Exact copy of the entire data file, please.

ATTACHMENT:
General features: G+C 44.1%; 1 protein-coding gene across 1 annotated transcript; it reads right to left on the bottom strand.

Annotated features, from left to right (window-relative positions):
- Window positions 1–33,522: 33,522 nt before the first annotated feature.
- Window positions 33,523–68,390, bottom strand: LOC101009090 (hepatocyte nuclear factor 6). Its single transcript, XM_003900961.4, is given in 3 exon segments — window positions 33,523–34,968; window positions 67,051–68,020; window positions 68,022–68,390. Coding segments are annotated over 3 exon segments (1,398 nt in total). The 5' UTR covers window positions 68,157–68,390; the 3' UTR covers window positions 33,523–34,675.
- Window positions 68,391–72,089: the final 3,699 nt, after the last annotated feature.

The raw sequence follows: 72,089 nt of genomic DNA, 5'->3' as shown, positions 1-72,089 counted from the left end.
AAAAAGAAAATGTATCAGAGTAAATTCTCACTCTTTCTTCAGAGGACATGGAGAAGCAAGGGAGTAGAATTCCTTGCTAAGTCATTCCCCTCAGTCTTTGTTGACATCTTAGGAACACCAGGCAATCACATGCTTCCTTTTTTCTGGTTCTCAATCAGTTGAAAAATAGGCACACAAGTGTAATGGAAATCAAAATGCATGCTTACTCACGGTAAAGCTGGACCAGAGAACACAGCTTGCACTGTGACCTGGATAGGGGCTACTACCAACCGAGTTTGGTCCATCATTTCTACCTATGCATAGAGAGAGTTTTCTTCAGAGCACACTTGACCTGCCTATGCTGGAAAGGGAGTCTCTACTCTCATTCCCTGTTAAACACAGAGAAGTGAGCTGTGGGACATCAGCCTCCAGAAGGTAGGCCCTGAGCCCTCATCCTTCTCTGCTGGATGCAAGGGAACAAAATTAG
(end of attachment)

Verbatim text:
General features: G+C 44.1%; 1 protein-coding gene across 1 annotated transcript; it reads right to left on the bottom strand.

Annotated features, from left to right (window-relative positions):
- Window positions 1–33,522: 33,522 nt before the first annotated feature.
- Window positions 33,523–68,390, bottom strand: LOC101009090 (hepatocyte nuclear factor 6). Its single transcript, XM_003900961.4, is given in 3 exon segments — window positions 33,523–34,968; window positions 67,051–68,020; window positions 68,022–68,390. Coding segments are annotated over 3 exon segments (1,398 nt in total). The 5' UTR covers window positions 68,157–68,390; the 3' UTR covers window positions 33,523–34,675.
- Window positions 68,391–72,089: the final 3,699 nt, after the last annotated feature.

The raw sequence follows: 72,089 nt of genomic DNA, 5'->3' as shown, positions 1-72,089 counted from the left end.
AAAAAGAAAATGTATCAGAGTAAATTCTCACTCTTTCTTCAGAGGACATGGAGAAGCAAGGGAGTAGAATTCCTTGCTAAGTCATTCCCCTCAGTCTTTGTTGACATCTTAGGAACACCAGGCAATCACATGCTTCCTTTTTTCTGGTTCTCAATCAGTTGAAAAATAGGCACACAAGTGTAATGGAAATCAAAATGCATGCTTACTCACGGTAAAGCTGGACCAGAGAACACAGCTTGCACTGTGACCTGGATAGGGGCTACTACCAACCGAGTTTGGTCCATCATTTCTACCTATGCATAGAGAGAGTTTTCTTCAGAGCACACTTGACCTGCCTATGCTGGAAAGGGAGTCTCTACTCTCATTCCCTGTTAAACACAGAGAAGTGAGCTGTGGGACATCAGCCTCCAGAAGGTAGGCCCTGAGCCCTCATCCTTCTCTGCTGGATGCAAGGGAACAAAATTAG